Archive

Archive for January, 2018

“‘Run,’ Bakri Says”, by Ferrett Steinmetz

January 21, 2018 Leave a comment

NOT FOR CHILDREN

“‘Run,’ Bakri Says” is a story in the vein of Replay or Groundhog Day, about a person in a time loop, living the same events thousands of time.  The only thing is, she’s in a war zone.

Non-Spoiler Summary

The main difference between “‘Run,’ Bakri Says” and the other time loop stories is that Irena isn’t reliving twenty-five years of life, or one day she controls: she’s got fifty minutes to rescue her brother from an American jail in the unnamed country.  She’s got to get past a sniper, two guards outside, and find her brother Sammi in the jail.  It takes thousands of tries.

Why should you read it?

“‘Run,’ Bakri Says” is about what war does to people who can’t get out.  Irena starts out not wanting to kill the soldiers, and a few hundred iterations later, she’s measuring statistics on how often she can make head-shots.  For such a short story, it traces the dissolution of her personality quite vividly.  I’d almost call it science fiction-horror.

Where to find “‘Run,’ Bakri Says”

This story is available freely on Escape Pod’s site, in audio and text.

“Triceratops Summer”, by Michael Swanwick

January 14, 2018 Leave a comment

“Triceratops Summer” is a story about some dinosaurs blocking the road, some vacations that weren’t taken, some time that doesn’t matter, and some physics in the background.  Largely a piece about how time feels in a given situation, rather than deeply plot driven.

Non-Spoiler Summary

A herd of triceratops show up on an early summer day, and our viewpoint characters are stuck in the traffic they generate.  Shortly, a man from the Applied Physics lab nearby show up, and tell them where the “trikes” come from.  The rest of the story is how everyone lives with the dinosaurs for the rest of the summer.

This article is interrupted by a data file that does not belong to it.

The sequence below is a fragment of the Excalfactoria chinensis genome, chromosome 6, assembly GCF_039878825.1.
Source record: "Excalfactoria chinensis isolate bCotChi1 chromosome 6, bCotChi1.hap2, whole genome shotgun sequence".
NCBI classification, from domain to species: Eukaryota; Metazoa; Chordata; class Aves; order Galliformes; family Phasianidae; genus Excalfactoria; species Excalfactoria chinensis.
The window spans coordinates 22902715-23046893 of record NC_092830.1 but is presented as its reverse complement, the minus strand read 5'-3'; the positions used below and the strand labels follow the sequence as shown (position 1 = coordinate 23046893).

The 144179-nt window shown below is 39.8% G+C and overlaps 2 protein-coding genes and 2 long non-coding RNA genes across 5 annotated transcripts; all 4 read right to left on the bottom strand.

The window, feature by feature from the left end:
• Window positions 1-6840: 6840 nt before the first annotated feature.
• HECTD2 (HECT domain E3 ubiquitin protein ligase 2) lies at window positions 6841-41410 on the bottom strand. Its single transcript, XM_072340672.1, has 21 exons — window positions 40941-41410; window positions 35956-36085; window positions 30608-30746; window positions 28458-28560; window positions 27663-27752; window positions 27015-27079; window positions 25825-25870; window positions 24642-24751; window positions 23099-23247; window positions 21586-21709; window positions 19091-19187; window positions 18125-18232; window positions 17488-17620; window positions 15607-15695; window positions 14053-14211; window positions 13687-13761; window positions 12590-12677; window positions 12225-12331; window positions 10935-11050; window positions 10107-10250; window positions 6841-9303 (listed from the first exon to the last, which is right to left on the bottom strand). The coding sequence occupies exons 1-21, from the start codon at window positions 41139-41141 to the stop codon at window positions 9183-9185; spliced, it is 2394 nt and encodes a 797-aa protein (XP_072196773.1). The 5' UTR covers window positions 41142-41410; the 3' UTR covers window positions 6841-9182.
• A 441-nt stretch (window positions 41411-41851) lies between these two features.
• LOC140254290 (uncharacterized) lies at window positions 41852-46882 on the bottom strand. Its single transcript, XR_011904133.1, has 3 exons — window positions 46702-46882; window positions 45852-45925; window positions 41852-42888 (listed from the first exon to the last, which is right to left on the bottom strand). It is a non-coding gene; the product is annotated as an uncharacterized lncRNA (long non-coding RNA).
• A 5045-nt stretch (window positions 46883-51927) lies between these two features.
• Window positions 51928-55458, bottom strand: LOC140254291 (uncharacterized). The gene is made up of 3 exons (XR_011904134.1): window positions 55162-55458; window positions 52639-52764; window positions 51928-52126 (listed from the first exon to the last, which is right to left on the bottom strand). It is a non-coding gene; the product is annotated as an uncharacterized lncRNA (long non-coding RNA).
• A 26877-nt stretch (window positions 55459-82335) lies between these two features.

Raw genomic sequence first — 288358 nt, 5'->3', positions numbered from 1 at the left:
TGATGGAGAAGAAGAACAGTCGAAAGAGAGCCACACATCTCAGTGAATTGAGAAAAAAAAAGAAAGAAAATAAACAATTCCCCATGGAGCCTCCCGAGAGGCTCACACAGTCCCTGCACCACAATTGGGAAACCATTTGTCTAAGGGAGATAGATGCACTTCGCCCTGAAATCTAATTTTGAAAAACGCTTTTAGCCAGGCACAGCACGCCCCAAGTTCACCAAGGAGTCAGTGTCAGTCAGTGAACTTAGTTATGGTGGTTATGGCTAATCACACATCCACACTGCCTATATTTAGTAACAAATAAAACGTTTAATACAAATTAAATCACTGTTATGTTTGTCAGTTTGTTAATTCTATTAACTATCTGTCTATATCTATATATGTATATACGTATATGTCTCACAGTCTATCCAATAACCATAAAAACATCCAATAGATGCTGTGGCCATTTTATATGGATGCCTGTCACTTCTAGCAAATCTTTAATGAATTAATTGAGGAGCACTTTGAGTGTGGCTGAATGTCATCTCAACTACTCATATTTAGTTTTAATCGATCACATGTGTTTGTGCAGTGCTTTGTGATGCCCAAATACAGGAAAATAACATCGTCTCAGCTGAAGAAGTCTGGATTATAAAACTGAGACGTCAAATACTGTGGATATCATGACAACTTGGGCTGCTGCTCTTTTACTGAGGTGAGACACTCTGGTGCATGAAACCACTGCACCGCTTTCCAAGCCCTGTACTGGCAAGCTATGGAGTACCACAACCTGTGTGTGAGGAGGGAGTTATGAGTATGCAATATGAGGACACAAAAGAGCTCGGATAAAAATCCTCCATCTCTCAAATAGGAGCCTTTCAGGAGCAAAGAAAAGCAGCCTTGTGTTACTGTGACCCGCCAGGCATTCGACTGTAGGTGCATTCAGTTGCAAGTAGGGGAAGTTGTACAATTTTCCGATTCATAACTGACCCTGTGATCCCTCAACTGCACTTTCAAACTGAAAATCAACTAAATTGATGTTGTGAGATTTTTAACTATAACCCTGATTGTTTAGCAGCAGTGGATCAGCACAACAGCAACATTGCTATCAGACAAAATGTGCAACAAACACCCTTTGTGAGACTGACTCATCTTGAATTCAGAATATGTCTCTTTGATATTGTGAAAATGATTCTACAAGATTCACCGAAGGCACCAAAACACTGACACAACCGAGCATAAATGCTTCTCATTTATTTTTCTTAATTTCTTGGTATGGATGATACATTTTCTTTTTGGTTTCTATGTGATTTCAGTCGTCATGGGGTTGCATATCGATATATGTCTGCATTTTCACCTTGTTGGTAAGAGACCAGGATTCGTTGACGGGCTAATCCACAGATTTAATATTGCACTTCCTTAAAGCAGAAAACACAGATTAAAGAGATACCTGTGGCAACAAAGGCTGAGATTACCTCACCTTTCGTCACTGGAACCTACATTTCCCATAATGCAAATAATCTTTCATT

Why should you read it?

“Triceratops Summer” is a meditation on what one does with one’s days, and whether it’s more fulfilling to leave one’s home or just enjoy the events of a normal life.  After re-reading it to write this post, I’m reminded of how little actually happens in this story–it’s almost more about not doing things than doing them–and how good the images of sitting on the back porch feeding cabbage to dinosaurs just feels.

Where to find “Triceratops Summer”

This story is available freely on Baen’s site, in text.

“Rocket Surgery”, by Effie Seiberg

January 7, 2018 Leave a comment

“Rocket Surgery” is a story about smart bombs, when they get really smart, and start asking philosophical questions.

Non-Spoiler Summary

Teeny is a bomb with AI.  Something like a neural net.  He has to be trained to do his missions… but what happens when he starts generalizing from what’s assigned to what’s really good?  And what happens when he asks about what happens after his missions–remember, he’s a bomb.  For him, there is no after.

Why should you read it?

“Rocket Surgery” is a sad and funny piece about a bomb’s college education.  It’s the story of what happens when you make the bomb smart enough that it starts asking questions, what happens when a weapon becomes a warrior. . . becomes a philosopher.  The story has a refrain of “Did I do good?”  Teeny resolves all of these issues, all at once, and pretty well. . . for a bomb.

Where to find “Rocket Surgery”

This story is available freely on Escape Pod’s site, both in text and audio.